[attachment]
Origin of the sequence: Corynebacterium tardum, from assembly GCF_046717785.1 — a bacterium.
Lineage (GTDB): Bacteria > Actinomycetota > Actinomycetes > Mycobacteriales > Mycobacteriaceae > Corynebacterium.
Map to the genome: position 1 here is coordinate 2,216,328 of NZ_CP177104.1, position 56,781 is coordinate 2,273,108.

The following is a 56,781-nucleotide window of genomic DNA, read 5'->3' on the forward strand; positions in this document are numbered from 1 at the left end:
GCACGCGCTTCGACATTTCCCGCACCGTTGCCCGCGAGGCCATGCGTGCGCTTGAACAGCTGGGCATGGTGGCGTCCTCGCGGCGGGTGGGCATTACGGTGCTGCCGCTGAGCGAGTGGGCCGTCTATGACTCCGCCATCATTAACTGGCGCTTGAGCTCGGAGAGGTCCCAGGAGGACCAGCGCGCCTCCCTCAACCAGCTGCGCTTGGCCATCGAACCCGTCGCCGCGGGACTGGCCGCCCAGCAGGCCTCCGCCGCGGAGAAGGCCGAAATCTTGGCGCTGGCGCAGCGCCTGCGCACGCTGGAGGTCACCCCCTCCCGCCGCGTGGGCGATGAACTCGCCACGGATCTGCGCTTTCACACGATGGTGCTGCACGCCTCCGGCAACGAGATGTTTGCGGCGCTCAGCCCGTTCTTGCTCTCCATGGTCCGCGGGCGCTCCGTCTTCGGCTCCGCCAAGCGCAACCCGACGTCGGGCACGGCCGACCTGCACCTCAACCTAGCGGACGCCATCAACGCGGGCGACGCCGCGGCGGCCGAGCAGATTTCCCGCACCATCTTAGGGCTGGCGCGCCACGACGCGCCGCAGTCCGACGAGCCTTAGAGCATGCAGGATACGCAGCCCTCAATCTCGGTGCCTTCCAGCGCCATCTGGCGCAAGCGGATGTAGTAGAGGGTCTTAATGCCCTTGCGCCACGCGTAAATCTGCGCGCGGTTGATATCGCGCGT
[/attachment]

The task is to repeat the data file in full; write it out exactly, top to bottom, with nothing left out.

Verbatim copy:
Origin of the sequence: Corynebacterium tardum, from assembly GCF_046717785.1 — a bacterium.
Lineage (GTDB): Bacteria > Actinomycetota > Actinomycetes > Mycobacteriales > Mycobacteriaceae > Corynebacterium.
Map to the genome: position 1 here is coordinate 2,216,328 of NZ_CP177104.1, position 56,781 is coordinate 2,273,108.

The following is a 56,781-nucleotide window of genomic DNA, read 5'->3' on the forward strand; positions in this document are numbered from 1 at the left end:
GCACGCGCTTCGACATTTCCCGCACCGTTGCCCGCGAGGCCATGCGTGCGCTTGAACAGCTGGGCATGGTGGCGTCCTCGCGGCGGGTGGGCATTACGGTGCTGCCGCTGAGCGAGTGGGCCGTCTATGACTCCGCCATCATTAACTGGCGCTTGAGCTCGGAGAGGTCCCAGGAGGACCAGCGCGCCTCCCTCAACCAGCTGCGCTTGGCCATCGAACCCGTCGCCGCGGGACTGGCCGCCCAGCAGGCCTCCGCCGCGGAGAAGGCCGAAATCTTGGCGCTGGCGCAGCGCCTGCGCACGCTGGAGGTCACCCCCTCCCGCCGCGTGGGCGATGAACTCGCCACGGATCTGCGCTTTCACACGATGGTGCTGCACGCCTCCGGCAACGAGATGTTTGCGGCGCTCAGCCCGTTCTTGCTCTCCATGGTCCGCGGGCGCTCCGTCTTCGGCTCCGCCAAGCGCAACCCGACGTCGGGCACGGCCGACCTGCACCTCAACCTAGCGGACGCCATCAACGCGGGCGACGCCGCGGCGGCCGAGCAGATTTCCCGCACCATCTTAGGGCTGGCGCGCCACGACGCGCCGCAGTCCGACGAGCCTTAGAGCATGCAGGATACGCAGCCCTCAATCTCGGTGCCTTCCAGCGCCATCTGGCGCAAGCGGATGTAGTAGAGGGTCTTAATGCCCTTGCGCCACGCGTAAATCTGCGCGCGGTTGATATCGCGCGT